December 30, 2011 at 12:39 am | Posted in Uncategorized |
Tags: , , , , , , , , , , , , , , , , , , , , , , Retro Gaming, Sports games, video games,
Midway’s NFL Blitz piggybacked on the fun, over-the-top atmosphere of NBA Jam and rocked arcades and home consoles in the late ‘90s. Unique in a crowded marketplace with its fast-paced arcade 7-on-7 NFL action, NFL Blitz spanned numerous systems during its run and sold millions of copies. Unfortunately, the series would suffer from poor sales, sequel fatigue, and an eventual loss of the NFL license, resulting in the franchise stepping away from the virtual gridiron. When Midway went bankrupt in 2009, Electronic Arts purchased the license for NFL Blitz and now, some three years later, the first true NFL Blitz offering since 2002 will be debuting on January 4th, 2012 across the Xbox Live Arcade and PlayStation Network. There is palatable excitement as a series reboot is always looked forward to by gamers, especially as the NFL Blitz name once carried some serious prestige. As we get ready for a new release, let’s take a look back at the history of the franchise and how we got to where we are today.
Tags: , , , Retro Gaming, SEGA, , Sports games, sports video games, video games
When you have a series that has been churning out a title every year for twenty years, there are a lot of discarded games to be peddled. Pre-owned Madden football games are everywhere. The picked-through seller at the flea market is guaranteed to have a bevy of PS2 Madden titles to sift through. Your neighbor’s garage sale is going to have recent versions for dirt cheap since everyone only wants to play the most recent iteration. While at the Too Many Games video game convention in 2011, sellers would have old sports games complete with manual and case in brown shopping bags for a quarter a piece (I got a great NHL ’97 for the Genesis for $0.25. It’s totally worth 8x that!). With a massive supply built across almost every gaming system, the previous editions of Madden football have almost a nonexistent resell value and even going back twenty years on , you’ll find original John Madden Football games on the Sega Genesis go for a buck on average, just like versions from 1994 or 1997. We’re talking a complete copy of the game too. You’re pretty much asked to just take care of the shipping and you subsequently get a silent nod of approval for clearing out a spot on someone else’s shelf. Outside of this mass production, there is one Madden title that is not common and is one of the few sports titles that hold value for collectors. John Madden Football Championship Edition was a rental store exclusive released in 1992 for the Sega Genesis and it is the Holy Grail for retro sports gaming collectors.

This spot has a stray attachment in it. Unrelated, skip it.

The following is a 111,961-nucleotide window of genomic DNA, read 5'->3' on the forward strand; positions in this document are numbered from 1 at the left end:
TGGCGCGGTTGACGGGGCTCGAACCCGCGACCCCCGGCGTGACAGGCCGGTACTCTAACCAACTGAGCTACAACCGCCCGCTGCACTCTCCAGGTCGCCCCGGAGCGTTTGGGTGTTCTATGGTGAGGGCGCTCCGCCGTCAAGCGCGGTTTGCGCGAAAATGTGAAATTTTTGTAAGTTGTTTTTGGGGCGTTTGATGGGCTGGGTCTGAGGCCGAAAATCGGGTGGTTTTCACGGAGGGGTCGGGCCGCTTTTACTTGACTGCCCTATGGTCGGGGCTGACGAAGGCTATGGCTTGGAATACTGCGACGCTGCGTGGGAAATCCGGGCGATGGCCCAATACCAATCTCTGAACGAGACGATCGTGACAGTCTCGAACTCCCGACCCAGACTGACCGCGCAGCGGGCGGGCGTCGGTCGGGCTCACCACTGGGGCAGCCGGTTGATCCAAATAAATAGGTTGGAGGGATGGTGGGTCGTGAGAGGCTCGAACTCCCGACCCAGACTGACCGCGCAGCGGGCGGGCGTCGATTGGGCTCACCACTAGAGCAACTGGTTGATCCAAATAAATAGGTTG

December 14, 2011 at 12:51 am | Posted in Uncategorized |
Tags: , , NES, Nintendo, , , , , , Retro Gaming, , , , Sports games, sports video games, , , , video games
SNK’s Baseball Stars is one of the most popular baseball franchises in video game history. While best known for the Neo Geo and some of the best arcade action ever, SNK also dabbled in the home console market with a number of NES releases. The original NES Baseball Stars game is always a trendy choice in debates about the best baseball game ever because of the customization and options the game provided. Baseball Stars gave you the ability to create your own players and teams, and boasted the ability to earn money by winning games which could then be used to upgrade the attributes of your created ball players. It was essentially a sports game / role-playing hybrid that stood out despite the familiar look of 8-bit baseball titles at the time. With Baseball Stars a hit in 1989 and with a precedent now set for success in sports gaming, would SNK make a successful foray into the North American Football market with Touchdown Fever?
Tags: , , , , , , , Retro Gaming, Retro Sports Gaming, SEGA, , Sports games, sports video games, video games,
EA’s NHL Hockey franchise turned twenty this year but does anybody else out there care? While the video game industry celebrates Sonic the Hedgehog’s 20th birthday or the twentieth anniversary of the Super Nintendo and Super Mario World, EA’s franchise and groundbreaking hockey game isn’t even a footnote. I was perusing my free subscription to Game Informer (Yes, I frequent GameStop and am a Power whatever it’s called) and they recently ran down all the big milestones in gaming for the fall of 2011. Twenty years of relevance is an impressive feat and 1991 was really big in the history of video games so the list was substantial. I put my finger on the page and skimmed down, hoping to see some kind of acknowledgement or tip of the cap to EA and found nothing. I was so upset I even tweeted (follow me @retrosportsgmr) my disdain at the oversight to Game Informer (We actually follow each other now – it’s cute). Turning to Google, surely other video game writers would have blazed the path of commending the NHL Hockey lineage, like my man Jon Robinson over at ESPN (formally Johnny Ballgame at GamePro), but nary a word was to be found outside of EA themselves putting together a cool retrospective video. I will champion this accomplishment along with you EA! In getting it all started, NHL Hockey and EA Hockey for the Sega Genesis and (Sega) Mega Drive, respectively, were out of this world compared to the other hockey games in the early nineties and set the tone for the franchise with great 16-bit sprites and fast and fun game play.